analytic power. It is frequently suggested that the term itself is
subject to so many varied meanings as to render the concept greatly
limited in utility. Anything from individual acts of prejudice to
systemic, institutional forms of discrimination potentially fall under
the rubric of “racism.” John [*165] Bunzel, former member of the
U.S. Commission on Civil Rights and current senior research fellow at
Stanford’s Hoover Institution, argued in 1998 that the President’s
Advisory Board on Race should call for a halt to the use of terms such
as “racism” and “racist” since they are “wielded as accusations and
smear words” that breed “bitterness and polarization.” n16 Continue reading

Breaking news! America no longer racist!

You heard it here first.

From “Blacks who excel disprove notion America’s racist”

Blacks who succeed – who go to Ivy League colleges and law schools and excel – trouble the race men of yesteryear, because they disprove the maxim that America is racist.

This is not a new thought–the idea of the “crab mentality” (in which a crab trying to escape a pot will be yanked back in by the others) has been around for a long time. But if America is not racist, how do you explain social inequalities? Genetic inferiority? Continue reading

Adoption vs. surrogacy

This legal and bioethics expert thinks adoption trumps surrogacy. As if there are no commodification issues with adoption, particularly in India. And it isn’t mostly poor women who lose their children to adoption as well.

I don’t think one is better than the other. The same class, race and gender inequities frame both adoption and surrogacy. Adoptive birthmothers are deemed or deem themselves unfit to parent. Because society doesn’t think much of baby-selling, only adoption agencies and other middlemen profit from the transaction. Womb-renting, however, is apparently legal in India and the U.S. Surrogate moms in India waive their parental rights in exchange for money, usually for the benefit of their “own” families.  The “real” parents get to brag about the special way their children were born. Just as adoptive parents brag about the special way their families were formed.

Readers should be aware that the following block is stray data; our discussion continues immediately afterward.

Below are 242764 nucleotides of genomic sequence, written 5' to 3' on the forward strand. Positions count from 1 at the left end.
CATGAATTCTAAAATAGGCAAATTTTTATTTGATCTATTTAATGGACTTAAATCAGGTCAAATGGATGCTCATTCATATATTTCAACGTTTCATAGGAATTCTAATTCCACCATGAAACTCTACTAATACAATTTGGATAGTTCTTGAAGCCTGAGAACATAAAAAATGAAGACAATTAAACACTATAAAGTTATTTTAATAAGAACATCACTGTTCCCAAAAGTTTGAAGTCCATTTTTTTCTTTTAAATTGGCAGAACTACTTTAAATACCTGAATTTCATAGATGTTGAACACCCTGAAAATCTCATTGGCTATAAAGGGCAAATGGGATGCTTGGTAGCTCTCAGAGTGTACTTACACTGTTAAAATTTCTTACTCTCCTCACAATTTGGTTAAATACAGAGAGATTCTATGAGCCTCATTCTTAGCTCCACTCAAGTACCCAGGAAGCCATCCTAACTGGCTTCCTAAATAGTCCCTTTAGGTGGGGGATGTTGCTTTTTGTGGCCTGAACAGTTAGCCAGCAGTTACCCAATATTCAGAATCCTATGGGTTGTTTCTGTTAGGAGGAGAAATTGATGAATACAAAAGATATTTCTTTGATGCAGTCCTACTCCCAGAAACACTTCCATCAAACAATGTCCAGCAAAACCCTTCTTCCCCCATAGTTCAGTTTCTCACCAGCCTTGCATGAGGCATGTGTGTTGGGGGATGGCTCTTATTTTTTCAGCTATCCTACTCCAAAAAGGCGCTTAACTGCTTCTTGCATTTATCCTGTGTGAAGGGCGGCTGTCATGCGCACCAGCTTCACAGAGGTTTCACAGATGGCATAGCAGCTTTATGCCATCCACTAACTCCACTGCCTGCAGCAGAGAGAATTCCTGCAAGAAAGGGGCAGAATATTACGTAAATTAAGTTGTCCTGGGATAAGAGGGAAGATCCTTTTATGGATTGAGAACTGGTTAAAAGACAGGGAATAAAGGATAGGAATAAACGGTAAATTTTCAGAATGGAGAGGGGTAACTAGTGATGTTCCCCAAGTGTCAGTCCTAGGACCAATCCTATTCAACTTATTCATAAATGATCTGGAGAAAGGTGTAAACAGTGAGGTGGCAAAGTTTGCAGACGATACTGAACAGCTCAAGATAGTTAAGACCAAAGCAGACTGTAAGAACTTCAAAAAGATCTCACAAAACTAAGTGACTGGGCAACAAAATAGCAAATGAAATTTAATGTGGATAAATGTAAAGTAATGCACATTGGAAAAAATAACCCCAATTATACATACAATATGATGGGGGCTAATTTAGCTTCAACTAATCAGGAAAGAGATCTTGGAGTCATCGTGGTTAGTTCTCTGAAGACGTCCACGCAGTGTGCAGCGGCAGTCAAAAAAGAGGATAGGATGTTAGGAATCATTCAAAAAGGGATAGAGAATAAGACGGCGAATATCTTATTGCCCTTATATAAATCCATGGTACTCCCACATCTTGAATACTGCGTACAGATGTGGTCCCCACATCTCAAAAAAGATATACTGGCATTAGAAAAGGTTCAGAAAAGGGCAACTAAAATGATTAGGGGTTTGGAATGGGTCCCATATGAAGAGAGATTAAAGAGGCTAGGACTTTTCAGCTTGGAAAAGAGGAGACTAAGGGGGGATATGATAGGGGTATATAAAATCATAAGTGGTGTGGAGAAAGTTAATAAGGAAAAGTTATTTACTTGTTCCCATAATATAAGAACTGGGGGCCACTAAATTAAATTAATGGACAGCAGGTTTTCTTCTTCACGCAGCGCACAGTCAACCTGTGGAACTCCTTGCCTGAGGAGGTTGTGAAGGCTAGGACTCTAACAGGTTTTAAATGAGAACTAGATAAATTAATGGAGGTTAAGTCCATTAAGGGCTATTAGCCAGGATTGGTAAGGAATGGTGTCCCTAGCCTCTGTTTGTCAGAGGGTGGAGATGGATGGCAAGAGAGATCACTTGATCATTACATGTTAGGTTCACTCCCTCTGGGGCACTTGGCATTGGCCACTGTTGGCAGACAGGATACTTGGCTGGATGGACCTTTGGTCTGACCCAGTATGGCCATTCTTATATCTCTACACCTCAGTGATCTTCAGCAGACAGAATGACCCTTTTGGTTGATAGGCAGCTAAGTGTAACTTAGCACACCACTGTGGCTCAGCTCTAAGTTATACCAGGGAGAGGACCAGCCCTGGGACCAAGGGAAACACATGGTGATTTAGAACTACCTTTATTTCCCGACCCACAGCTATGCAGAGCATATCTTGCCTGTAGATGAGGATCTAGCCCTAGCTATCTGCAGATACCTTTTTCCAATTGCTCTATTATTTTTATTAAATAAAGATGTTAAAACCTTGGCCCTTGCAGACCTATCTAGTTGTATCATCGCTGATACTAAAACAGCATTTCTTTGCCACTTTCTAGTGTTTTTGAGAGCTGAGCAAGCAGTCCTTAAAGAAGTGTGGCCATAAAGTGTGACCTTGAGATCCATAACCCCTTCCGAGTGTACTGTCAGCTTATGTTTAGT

Perhaps I wouldn’t have such a problem with outsourcing pregnancies to India if it were rich Indian women with lawyers in tow who were contracting as surrogates. Women who would be able to define the terms of the deal themselves, who don’t need the money just to feed themselves and their families, who would be empowered enough to say in midterm or after birth, “I changed my mind,” and, in case of a miscarriage, still say “You owe me for my time.” Guess what, there would probably be no “renters” in such a world. 

The last acceptable prejudice

Lately it seems I’ve heard a lot about the “last acceptable prejudice.” That description has been used to describe any of a number of biases, but most recently I’ve noticed it with regard to fat prejudice. The explanation is usually something along the lines of “While racism is no longer publicly acceptable, it is perfectly acceptable for people to voice disparaging remarks about fat people.”

My knee-jerk response to this is I do not think that fat prejudice is the only one that is openly voiced and condoned. Continue reading